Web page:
The Japanese Maritime Self-Defense Force (JMSDF) destroyer Kongou. Equipped with the Aegis radar system and SM-3 missiles, the Kongou conducted the first successful intercept of a ballistic missile by a non-U.S. ship, in a test off Hawaii on 17 December. The Kongou is the first of four Japanese destroyers to be outfitted for ballistic missile defense (military-today.com photo).Michigan Senator Carl Levin won't be happy, but allied missile defense efforts reached another important milestone yesterday.
In a test conducted off Hawaii, the Japanese Navy destroyer Kongou successfully shot down a mock ballistic missile in space, using a U.S.-made SM-3 interceptor missile. The event marked the first time that an allied naval vessel has intercepted--and destroyed--a ballistic missile target. The Kongou and three other Japanese destroyers are equipped with the Aegis radar system and SM-3 missiles that are also found on U.S. vessels. The radar allows the vessel to track missile targets at long ranges and destroy them at high altitude, using the SM-3.
Japan's Kyodo news agency provides details of yesterday's intercept:
"In the test, implemented in cooperation with the U.S. Navy, a mid-range ballistic missile was launched from a U.S. military range on Kauai Island at 12:05 p.m. (Hawaii Time). The [Japanese] Maritime Self Defense Force's Kongou, sailing in waters several hundred kilometers away, detected it and fired an SM-3 about four minutes later.
About three minutes later, the interceptor reached an altitude of more than 100 km in space and destroyed the target, according to officials.
The Kongou and its sister ships are slated to receive the SM-3 and other missile defense upgrades by 2010. With those capabilities, the destroyers will form the upper tier of Japan's missile defense system, engaging targets at long range and high altitude. Land-based Patriot missile batteries form the lower tier of the anti-missile shield, providing point defense of high-value targets.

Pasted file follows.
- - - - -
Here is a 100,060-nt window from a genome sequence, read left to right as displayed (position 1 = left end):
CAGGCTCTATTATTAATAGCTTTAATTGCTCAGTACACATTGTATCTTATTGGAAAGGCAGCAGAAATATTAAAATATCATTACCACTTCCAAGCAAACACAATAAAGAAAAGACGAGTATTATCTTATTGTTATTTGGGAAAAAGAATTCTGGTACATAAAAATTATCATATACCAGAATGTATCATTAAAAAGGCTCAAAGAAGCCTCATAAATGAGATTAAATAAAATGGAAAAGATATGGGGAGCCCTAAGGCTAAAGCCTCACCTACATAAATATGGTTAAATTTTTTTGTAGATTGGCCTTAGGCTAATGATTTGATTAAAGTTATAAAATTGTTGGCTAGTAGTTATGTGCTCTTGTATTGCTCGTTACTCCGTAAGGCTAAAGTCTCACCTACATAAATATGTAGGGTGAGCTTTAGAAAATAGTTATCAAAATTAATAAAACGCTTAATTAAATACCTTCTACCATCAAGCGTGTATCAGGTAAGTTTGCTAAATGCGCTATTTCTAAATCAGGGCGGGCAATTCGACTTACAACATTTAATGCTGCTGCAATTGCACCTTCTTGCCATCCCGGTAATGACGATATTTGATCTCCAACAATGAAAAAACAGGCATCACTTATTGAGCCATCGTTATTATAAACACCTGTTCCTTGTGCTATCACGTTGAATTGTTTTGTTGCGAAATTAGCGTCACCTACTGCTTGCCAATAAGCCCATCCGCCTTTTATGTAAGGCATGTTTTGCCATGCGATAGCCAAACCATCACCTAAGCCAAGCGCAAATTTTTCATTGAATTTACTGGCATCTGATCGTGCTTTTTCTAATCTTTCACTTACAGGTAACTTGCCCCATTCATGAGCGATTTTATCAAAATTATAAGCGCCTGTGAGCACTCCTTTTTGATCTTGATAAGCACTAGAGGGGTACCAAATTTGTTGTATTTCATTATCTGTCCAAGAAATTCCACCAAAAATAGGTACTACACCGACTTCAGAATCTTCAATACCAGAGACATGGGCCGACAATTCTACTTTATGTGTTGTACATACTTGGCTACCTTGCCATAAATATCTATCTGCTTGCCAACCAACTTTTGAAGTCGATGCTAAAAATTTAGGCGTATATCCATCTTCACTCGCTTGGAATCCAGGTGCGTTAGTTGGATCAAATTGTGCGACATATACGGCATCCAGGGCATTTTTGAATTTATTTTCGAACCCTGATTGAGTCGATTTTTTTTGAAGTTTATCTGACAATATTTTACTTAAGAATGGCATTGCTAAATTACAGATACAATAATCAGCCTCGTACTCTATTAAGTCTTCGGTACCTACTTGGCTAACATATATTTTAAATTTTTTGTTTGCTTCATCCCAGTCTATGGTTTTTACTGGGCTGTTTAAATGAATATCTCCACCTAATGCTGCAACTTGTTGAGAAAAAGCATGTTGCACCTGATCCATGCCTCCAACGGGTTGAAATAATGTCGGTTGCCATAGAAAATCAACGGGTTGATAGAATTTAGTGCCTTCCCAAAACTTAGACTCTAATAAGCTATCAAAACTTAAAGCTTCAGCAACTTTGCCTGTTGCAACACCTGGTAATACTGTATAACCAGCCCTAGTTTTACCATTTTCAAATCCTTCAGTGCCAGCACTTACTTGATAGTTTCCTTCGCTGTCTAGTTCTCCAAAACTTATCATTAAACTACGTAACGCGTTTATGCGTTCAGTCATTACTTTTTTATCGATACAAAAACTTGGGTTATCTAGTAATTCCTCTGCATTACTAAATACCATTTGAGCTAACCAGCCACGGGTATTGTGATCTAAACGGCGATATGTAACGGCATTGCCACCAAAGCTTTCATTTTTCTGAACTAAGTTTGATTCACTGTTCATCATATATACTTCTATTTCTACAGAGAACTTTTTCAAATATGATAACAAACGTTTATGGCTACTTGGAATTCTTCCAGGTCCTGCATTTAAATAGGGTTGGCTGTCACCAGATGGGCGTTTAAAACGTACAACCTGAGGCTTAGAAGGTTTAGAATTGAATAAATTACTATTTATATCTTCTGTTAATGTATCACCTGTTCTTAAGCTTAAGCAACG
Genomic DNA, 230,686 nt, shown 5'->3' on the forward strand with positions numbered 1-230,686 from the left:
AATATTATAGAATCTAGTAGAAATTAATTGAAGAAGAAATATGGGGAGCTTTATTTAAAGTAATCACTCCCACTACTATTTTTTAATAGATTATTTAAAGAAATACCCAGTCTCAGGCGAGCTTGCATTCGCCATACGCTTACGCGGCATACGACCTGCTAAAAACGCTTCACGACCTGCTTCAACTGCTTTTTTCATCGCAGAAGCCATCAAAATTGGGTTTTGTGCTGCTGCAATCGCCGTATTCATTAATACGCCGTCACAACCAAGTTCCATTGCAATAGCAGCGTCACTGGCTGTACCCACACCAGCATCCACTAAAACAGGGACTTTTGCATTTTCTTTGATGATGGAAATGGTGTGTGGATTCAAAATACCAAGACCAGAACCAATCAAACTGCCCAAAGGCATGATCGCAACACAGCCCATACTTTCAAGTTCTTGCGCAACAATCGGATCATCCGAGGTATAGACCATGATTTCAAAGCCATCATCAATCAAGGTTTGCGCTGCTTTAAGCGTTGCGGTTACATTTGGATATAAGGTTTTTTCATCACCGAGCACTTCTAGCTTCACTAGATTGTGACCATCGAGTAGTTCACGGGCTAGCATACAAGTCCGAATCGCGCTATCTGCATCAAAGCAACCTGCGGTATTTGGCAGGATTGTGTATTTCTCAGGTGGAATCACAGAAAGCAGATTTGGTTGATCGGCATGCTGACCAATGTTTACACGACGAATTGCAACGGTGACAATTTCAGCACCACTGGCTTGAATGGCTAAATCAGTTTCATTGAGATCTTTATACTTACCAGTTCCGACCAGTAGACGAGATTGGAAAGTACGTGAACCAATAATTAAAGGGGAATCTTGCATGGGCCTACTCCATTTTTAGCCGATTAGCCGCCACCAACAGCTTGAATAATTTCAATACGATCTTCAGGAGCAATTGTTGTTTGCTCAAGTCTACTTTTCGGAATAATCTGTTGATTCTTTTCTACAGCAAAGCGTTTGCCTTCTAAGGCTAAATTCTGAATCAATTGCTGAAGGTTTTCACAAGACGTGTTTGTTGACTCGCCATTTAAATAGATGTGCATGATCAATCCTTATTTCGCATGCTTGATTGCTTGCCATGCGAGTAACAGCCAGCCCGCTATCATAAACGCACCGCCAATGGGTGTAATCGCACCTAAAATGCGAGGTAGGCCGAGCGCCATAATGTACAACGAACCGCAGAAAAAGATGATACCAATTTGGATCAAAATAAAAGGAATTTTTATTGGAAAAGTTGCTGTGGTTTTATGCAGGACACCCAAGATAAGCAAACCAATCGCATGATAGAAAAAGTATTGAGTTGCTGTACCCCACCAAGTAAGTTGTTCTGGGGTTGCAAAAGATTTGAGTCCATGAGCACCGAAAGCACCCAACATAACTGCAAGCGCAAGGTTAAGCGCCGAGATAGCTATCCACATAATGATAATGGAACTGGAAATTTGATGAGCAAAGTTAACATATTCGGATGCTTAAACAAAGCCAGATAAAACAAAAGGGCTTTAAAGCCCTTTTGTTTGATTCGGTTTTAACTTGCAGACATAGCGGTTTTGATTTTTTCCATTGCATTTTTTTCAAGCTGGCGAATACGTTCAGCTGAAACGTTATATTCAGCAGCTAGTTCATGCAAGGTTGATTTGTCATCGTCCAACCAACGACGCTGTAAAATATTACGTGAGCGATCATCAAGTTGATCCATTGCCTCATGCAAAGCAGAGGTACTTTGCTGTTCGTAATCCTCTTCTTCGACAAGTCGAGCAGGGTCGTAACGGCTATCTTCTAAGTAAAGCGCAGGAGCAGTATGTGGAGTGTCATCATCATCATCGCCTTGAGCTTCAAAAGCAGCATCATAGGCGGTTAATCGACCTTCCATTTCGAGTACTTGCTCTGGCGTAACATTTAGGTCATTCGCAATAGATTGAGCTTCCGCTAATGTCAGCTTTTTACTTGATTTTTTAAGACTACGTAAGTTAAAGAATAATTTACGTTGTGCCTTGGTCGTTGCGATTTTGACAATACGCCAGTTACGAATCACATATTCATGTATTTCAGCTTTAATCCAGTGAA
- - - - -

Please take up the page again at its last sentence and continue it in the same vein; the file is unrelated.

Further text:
Yesterday's test--and the destroyer upgrade--are more evidence of how seriously Tokyo views the missile threat from its neighbors, China and North Korea. The Japanese cabinet decided to enter the U.S. missile shield program in 2003, after Pyongyang and Beijing fielded new, longer-range systems capable of striking targets throughout Japan. Plans to modify the destroyers for missile defense were actually accelerated, after North Korea conducted another round of missile tests in 2006.
Japan is also upgrading its Patriot batteries to the new PAC-3 standard, enhancing their ability to intercept ballistic missiles. At least two PAC-3 batteries have already been deployed, and nine other air bases will receive the new missiles by 2010.
Ironically, the successful Japanese test comes as U.S. missile defense programs face an uncertain future. As we've detailed in previous posts, Congressional Democrats (led by Senator Levin) are attempting to gut missile defense efforts, claiming that such programs are "destablizing" and the technology is unproven.
Such arguments ring hollow. Someone should ask Mr. Levin and his colleagues what is more destablizing: Japan defending itself against missile attack, or Pyongyang and Beijing fielding new generations of missiles, each more capable of reaching targets at longer range, and much more accurately than in the past. Those developments underscore the wisdom and far-sightedness of Japan's missile defense program. Sadly, Senator Levin (and other Congressional Democrats) are obviously lacking in those qualities.